Description
FIELD OF THE INVENTION

The present invention relates to a high resistance compound semiconductor layer, and a crystal growth method therefor. More particularly, this invention relates to a high resistance compound semiconductor layer formed by metal organic chemical vapor deposition, and a crystal growth method therefor.

BACKGROUND OF THE INVENTION

Recently, as a material for a compound semiconductor layer employed in an optical device and an electronic device comprising InP or InP series material, a ternary compound, AlInAs, has attracted attention. As a typical method for crystalline growing a compound semiconductor layer comprising such as AlInAs, there are molecular beam epitaxy (hereinafter referred to as MBE) and metal organic chemical vapor deposition (hereinafter referred to as MOCVD). For example, Journal of Crystal Growth 131(1993) P.186-192, "Electrical properties and deep levels of InGaAs layers grown by metalorganic chemical vapor deposition", by S. Naritsuka, T. Tada, A. Wagai, S. Fujita and Y. Ashizawa, discloses that when a crystal growth of undoped AlInAs layer is performed employing MBE, the undoped AlInAs layer increases its resistance while when a crystal growth of undoped AlInAs layer is performed employing MOCVD, the undoped AlInAs layer presents n type conductivity.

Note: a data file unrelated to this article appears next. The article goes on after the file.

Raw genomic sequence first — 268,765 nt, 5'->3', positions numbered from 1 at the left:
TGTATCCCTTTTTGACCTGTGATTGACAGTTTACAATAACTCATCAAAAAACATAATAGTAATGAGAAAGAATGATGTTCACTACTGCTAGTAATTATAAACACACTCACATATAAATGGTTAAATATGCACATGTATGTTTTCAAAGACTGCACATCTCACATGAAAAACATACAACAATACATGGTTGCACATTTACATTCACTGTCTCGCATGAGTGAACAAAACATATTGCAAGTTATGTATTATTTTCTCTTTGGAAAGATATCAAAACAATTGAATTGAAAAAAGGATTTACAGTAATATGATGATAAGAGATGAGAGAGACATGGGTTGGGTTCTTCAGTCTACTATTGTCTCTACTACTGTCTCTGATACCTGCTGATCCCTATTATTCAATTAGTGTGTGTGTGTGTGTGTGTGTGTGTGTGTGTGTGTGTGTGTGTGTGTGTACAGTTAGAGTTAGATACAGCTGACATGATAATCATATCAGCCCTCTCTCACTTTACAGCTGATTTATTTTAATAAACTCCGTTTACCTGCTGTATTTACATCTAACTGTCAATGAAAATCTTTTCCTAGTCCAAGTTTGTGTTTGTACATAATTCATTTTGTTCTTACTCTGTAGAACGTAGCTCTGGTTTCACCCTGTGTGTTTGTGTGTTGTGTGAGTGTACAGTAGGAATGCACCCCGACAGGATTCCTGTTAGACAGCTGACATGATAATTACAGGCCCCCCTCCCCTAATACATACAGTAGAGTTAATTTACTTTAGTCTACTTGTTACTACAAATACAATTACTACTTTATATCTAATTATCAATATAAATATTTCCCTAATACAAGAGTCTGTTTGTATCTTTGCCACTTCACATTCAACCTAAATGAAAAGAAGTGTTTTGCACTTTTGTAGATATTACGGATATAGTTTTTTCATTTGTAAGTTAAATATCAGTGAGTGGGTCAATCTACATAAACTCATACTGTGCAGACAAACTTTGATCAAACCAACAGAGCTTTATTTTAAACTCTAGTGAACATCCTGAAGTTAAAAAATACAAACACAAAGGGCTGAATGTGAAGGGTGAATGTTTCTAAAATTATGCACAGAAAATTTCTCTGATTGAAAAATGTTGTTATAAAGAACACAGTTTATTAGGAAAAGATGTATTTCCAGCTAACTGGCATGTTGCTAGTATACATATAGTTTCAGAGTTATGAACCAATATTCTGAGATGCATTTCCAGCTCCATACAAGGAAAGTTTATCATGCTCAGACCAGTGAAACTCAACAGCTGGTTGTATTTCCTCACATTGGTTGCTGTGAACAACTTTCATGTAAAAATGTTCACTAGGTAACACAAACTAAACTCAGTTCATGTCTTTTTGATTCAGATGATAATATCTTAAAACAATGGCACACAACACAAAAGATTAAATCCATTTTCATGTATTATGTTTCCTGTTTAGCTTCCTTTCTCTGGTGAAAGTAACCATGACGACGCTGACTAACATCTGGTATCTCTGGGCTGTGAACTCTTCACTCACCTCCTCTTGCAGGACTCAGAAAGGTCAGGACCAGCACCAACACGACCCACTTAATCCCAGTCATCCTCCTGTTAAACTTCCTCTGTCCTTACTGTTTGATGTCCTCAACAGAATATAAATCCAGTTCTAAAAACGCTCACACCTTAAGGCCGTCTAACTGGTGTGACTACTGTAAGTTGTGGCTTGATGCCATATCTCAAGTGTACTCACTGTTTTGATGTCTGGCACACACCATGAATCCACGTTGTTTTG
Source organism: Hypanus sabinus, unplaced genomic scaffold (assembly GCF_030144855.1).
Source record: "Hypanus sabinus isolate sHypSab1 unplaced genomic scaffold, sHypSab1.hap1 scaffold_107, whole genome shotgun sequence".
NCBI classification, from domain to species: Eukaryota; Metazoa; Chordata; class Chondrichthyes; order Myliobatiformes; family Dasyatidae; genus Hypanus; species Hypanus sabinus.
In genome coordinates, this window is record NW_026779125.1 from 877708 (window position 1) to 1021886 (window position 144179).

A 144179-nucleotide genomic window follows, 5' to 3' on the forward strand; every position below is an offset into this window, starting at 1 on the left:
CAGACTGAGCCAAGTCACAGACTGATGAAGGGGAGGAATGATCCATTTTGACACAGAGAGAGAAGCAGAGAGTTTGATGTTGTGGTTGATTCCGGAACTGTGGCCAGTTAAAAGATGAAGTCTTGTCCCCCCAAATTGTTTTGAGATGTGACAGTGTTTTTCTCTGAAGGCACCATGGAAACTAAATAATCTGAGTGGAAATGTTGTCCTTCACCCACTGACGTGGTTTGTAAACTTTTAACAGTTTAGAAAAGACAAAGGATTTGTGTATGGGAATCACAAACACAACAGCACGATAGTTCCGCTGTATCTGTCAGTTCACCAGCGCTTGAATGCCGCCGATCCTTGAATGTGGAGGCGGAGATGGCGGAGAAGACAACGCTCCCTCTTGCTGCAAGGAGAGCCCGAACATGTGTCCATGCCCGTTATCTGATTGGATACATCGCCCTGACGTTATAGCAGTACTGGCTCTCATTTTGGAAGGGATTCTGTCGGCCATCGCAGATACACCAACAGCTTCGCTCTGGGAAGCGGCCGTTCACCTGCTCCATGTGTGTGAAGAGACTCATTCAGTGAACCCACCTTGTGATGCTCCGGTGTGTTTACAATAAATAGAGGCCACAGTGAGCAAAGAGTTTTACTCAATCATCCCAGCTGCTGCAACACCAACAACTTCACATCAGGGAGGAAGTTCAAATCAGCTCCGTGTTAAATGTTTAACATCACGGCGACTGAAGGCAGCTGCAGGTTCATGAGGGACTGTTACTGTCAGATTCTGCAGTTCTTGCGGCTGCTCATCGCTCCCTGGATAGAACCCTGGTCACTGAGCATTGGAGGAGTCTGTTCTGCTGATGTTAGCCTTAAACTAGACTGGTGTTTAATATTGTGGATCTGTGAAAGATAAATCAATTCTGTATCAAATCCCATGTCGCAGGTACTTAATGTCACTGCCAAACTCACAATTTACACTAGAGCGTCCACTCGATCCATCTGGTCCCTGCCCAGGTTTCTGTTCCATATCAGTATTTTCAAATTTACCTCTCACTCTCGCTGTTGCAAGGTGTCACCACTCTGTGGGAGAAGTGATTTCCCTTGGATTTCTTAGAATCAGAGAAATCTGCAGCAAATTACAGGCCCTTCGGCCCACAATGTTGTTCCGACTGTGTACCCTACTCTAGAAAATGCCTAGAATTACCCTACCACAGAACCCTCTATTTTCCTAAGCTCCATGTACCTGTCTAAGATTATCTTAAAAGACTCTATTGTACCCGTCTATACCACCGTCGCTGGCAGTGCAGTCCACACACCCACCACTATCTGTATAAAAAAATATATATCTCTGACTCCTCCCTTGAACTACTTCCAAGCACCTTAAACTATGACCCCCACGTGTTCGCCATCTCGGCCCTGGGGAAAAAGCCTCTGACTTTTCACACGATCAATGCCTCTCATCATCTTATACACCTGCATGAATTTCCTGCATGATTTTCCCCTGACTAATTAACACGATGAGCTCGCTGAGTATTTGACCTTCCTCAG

FIG. 14 is a diagram illustrating an energy band of an undoped AlInAs layer that is grown by MOCVD at a growth temperature of 620˜700 C. In the figure, reference characters Ec, Ev, ESD EA, and EDD designate energy levels of the conduction band, the valence band, the shallow donor, the shallow acceptor, and the deep donor, respectively.

Although the donor levels ESD, EDD and the acceptor level EA as shown in FIG. 14 do not appear when the undoped AlInAs layer is an intrinsic semiconductor, the intrinsic semiconductor is an ideal semiconductor which is extremely difficult to fabricate. When an undoped AlInAs layer is formed by a conventional method employing MOCVD, the donor levels ESD, EDD, and the acceptor level EA are produced by impurities which accidentally enter.

The energy gap Ec-Ev between the conduction band and the valence band in the undoped AlInAs layer is 1.45 eV at room temperature, and the respective donor levels ESD, EDD, and the acceptor level EA are as in the following.